The models used to describe today’s rates of erosion by air and water surely don’t include what Genesis 8:1 depicts.
In 2017 I wrote “Why Science Gets Origins So Wrong,” a column about, well, why science gets origins so wrong. That’s because two assumptions of science—(1) only natural causes can explain natural effects and (2) the constancy of nature—are both false.
I want to explore in more depth why the second premise, the constancy of nature, all but guarantees science’s error on origins.
To start, science is an epistemology; that is, it’s a specific way of seeking knowledge. How we know that sugar is sweet, differs from how we know that 2 + 2 = 4, which differs from how we know that all copper conducts electricity—even though in all three examples the verb “know” was used.
Science is also an empiricist epistemology. It is knowledge acquired through our senses, either unaided (staring up at the clouds), or aided (smashing sub-atomic particles at CERN and using powerful sensors and computers to detect what comes out). By tasting sugar, by using our senses (empiricism), we know that sugar is sweet—which is, decidedly, not how we know that 2 + 2 = 4.
As an empiricist epistemology, science works by induction or “inductive inference,” the process of inferring from particular instances to a general proposition. Inductive inference is how we know, for example, that copper conducts electricity. From examples of some copper doing it (the particular), we infer that all copper does it (the general), even though we have not tested all copper, so we have no way of knowing if the sentence “All copper conducts electricity” is actually true. We just infer that it is.
If we put all these terms together we get the fancy sounding phrase, “inductive empiricist epistemology.” But it’s no big deal. It’s not only how we learned to split the atom or go to Mars; it’s also how we live our daily lives. From the experience of turning the key in the ignition (empiricism) and the car starting, we assume that the next time we turn the key in the ignition the car will do the same (induction).
Voila! We’ve just done inductive empiricist epistemology.
However, as anyone who have ever experienced a dead car battery can attest, turning the key in the ignition is no guarantee that the car will start. This problem has been called (poetically enough) “the problem of induction,” and it helps explain why the constancy-of-nature premise leads science astray on origins.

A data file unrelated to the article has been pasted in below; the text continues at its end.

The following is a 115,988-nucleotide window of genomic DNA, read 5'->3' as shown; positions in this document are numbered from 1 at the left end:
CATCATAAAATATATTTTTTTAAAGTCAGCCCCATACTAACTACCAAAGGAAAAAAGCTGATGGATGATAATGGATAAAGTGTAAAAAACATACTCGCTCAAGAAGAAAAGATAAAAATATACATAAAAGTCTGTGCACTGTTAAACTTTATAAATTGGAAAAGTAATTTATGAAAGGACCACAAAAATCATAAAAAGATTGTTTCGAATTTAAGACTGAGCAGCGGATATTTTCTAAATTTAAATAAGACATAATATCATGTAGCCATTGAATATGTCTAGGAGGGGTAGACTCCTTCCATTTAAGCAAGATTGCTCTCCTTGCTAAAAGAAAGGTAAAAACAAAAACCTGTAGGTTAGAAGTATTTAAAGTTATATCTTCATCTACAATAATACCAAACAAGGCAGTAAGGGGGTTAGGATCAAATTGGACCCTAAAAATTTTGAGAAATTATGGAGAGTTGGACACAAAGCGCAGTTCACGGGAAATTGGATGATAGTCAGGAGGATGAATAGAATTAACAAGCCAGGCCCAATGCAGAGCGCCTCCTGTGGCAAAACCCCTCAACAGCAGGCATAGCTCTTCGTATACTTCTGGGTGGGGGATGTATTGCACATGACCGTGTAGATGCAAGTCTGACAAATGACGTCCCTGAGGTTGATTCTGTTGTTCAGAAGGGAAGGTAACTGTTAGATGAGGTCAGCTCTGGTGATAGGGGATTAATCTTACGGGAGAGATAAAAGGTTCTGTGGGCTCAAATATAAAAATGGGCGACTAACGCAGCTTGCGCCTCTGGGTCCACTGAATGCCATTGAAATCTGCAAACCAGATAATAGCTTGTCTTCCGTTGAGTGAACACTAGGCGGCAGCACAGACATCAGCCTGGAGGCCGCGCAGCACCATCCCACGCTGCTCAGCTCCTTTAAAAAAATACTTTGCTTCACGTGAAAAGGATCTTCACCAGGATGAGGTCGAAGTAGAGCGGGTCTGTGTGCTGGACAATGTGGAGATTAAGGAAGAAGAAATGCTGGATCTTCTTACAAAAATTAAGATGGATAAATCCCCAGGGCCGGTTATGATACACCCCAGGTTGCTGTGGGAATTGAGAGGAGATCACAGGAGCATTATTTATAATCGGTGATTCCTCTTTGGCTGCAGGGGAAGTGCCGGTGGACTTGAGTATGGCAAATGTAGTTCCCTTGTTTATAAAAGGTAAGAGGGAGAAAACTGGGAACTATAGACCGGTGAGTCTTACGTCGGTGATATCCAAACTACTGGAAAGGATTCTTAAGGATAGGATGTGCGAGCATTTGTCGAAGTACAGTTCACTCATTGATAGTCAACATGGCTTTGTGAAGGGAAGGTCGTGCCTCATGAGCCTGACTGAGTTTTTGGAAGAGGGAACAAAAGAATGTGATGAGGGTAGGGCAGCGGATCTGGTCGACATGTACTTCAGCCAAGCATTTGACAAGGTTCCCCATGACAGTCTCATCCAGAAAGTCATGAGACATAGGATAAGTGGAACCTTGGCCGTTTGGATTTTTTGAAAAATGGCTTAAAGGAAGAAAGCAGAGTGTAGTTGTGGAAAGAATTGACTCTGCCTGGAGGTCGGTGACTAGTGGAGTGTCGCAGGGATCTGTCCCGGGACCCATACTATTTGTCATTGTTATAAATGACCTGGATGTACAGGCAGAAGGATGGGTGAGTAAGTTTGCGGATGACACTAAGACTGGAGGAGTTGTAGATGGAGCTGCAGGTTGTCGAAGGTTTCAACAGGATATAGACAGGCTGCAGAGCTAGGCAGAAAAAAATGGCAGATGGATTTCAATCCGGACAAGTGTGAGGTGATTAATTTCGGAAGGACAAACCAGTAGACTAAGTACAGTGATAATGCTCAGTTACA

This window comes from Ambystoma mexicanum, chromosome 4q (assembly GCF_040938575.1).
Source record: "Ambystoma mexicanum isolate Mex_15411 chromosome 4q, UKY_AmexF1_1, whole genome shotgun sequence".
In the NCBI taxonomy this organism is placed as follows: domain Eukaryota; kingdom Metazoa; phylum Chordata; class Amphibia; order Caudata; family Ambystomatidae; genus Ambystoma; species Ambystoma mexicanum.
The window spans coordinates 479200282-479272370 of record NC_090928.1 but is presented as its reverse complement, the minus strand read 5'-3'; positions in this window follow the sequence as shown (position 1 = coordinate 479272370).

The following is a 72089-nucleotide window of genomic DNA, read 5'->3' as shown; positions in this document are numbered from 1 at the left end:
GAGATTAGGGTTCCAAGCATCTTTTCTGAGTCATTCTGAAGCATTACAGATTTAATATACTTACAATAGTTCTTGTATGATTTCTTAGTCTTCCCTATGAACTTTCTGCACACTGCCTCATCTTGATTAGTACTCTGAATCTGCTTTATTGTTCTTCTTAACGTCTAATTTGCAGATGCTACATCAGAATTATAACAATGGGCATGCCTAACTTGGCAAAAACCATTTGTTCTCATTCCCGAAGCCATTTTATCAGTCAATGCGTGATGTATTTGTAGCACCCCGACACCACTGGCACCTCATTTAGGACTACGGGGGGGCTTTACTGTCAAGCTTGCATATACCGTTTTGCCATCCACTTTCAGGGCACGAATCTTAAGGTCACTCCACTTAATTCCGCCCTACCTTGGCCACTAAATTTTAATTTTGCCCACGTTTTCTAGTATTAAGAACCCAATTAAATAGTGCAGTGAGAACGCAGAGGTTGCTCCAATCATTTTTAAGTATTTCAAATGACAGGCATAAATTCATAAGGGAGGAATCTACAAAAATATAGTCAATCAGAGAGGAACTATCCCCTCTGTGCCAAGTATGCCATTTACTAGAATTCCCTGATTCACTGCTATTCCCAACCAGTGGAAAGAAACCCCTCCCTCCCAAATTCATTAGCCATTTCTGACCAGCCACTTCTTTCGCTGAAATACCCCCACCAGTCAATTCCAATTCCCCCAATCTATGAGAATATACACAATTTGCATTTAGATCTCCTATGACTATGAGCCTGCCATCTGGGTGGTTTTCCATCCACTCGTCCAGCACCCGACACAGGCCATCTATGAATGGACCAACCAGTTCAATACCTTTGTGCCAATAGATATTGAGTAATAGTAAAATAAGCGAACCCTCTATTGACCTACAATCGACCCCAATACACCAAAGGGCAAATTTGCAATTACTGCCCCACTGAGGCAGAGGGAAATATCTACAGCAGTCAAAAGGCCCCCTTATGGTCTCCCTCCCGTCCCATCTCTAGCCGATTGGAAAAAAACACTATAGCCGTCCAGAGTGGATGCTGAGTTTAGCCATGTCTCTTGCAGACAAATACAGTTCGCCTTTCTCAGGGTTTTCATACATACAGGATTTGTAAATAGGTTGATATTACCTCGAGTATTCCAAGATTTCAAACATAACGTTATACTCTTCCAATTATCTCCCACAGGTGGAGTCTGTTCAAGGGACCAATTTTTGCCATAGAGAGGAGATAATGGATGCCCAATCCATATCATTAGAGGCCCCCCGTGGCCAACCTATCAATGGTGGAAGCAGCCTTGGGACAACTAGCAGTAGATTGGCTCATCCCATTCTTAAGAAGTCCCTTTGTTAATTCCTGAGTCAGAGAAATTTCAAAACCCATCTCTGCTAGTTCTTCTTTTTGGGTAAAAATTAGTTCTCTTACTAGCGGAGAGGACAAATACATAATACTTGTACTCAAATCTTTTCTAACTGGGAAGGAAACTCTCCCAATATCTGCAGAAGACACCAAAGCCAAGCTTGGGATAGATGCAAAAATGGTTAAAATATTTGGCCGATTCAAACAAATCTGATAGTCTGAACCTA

Let’s begin with Noah’s flood. Scripture says that every rainbow is a sign of God’s promise: “Never again will the floodwaters destroy all life” (Gen. 9:15). The flood, then, was a supernatural event that will never be repeated. And not only was the flood itself a unique supernatural event, but the cleanup was as well. “God sent a wind to blow across the earth, and the floodwaters began to recede” (Gen. 8:1).
The implication of this verse is that God used wind to dry up the water that had covered all the earth. We don’t know how fast this wind was, or for exactly how long it blew, but no spring zephyr could have caused the water of a worldwide flood to subside in the time given in Scripture from the flood ending to Noah leaving the ark.
Ellen White elaborated on this idea of a supernatural wind after the flood: “Everywhere were strewn the dead bodies of men and beasts. The Lord would not permit these to remain to decompose and pollute the air, therefore He made of the earth a vast burial ground. A violent wind which was caused to blow for the purpose of drying up the waters, moved them with great force, in some instances even carrying away the tops of the mountains and heaping up trees, rocks, and earth above the bodies of the dead. By the same means the silver and gold, the choice wood and precious stones, which had enriched and adorned the world before the Flood, and which the inhabitants had idolized, were concealed from the sight and search of men, the violent action of the waters piling earth and rocks upon these treasures, and in some cases even forming mountains above them.
A wind that used water to carry away the tops of mountains? That heaped trees, rocks, earth on the bodies of the dead? That was powerful enough to bury silver, gold, and other precious stones, even forming mountains above them? And all in a matter of at most, what—months?
Come on! What kind of wind, as we now experience wind, could do what was depicted here? This is a process unknown today, even if science assumes that the physical laws of nature that exist now have always been there. (This is inductive inference going backward instead of forward.)
However, what exists now is nothing like what Scripture and Ellen White revealed. The models used to describe today’s rates of erosion by air and water surely don’t include what Genesis 8:1 depicts (they can’t, because science rules out supernatural causes). Thus some rock formations that, following current rates, would have taken millions of years to have been created could have been created, actually, in weeks or months by this supernatural wind, or, as Ellen White described it: “the waters piling earth and rocks upon these treasures, and in some cases even forming mountains above them.”
Using inductive inference, that is inferring that what happens today (the particular) is what happened in the distant past (the general), science demands millions of years for an event that could have happened in months. Assuming the constancy of nature, scientists inductively infer that the past is like the present; but because it wasn’t, they make a mistake regarding how long-ago certain events occurred, another reason why science gets our origins so wrong.
Clifford Goldstein is editor of the Adult Sabbath School Bible Study Guide. His latest book, Baptizing the Devil: Evolution and the Seduction of Christianity, is available from Pacific Press.